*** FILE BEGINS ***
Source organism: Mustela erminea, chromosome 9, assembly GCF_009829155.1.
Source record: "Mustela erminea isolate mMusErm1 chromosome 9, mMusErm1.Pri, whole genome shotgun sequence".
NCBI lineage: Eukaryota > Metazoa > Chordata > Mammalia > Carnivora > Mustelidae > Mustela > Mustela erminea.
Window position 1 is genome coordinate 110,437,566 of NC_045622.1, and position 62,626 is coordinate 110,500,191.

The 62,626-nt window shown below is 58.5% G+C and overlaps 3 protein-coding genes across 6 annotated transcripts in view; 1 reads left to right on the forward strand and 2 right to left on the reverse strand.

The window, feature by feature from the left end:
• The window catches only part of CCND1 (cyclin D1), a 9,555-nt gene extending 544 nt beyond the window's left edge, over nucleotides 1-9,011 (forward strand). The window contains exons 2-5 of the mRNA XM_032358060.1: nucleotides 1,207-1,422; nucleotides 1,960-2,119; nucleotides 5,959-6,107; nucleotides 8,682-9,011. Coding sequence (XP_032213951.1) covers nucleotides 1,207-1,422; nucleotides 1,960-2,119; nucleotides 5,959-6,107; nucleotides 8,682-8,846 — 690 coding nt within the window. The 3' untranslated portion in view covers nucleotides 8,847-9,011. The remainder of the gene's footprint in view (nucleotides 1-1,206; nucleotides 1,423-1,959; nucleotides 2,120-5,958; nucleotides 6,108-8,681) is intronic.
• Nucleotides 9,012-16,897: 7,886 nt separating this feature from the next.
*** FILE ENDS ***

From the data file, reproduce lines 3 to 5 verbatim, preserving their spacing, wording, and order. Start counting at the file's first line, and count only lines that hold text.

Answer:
NCBI lineage: Eukaryota > Metazoa > Chordata > Mammalia > Carnivora > Mustelidae > Mustela > Mustela erminea.
Window position 1 is genome coordinate 110,437,566 of NC_045622.1, and position 62,626 is coordinate 110,500,191.

The 62,626-nt window shown below is 58.5% G+C and overlaps 3 protein-coding genes across 6 annotated transcripts in view; 1 reads left to right on the forward strand and 2 right to left on the reverse strand.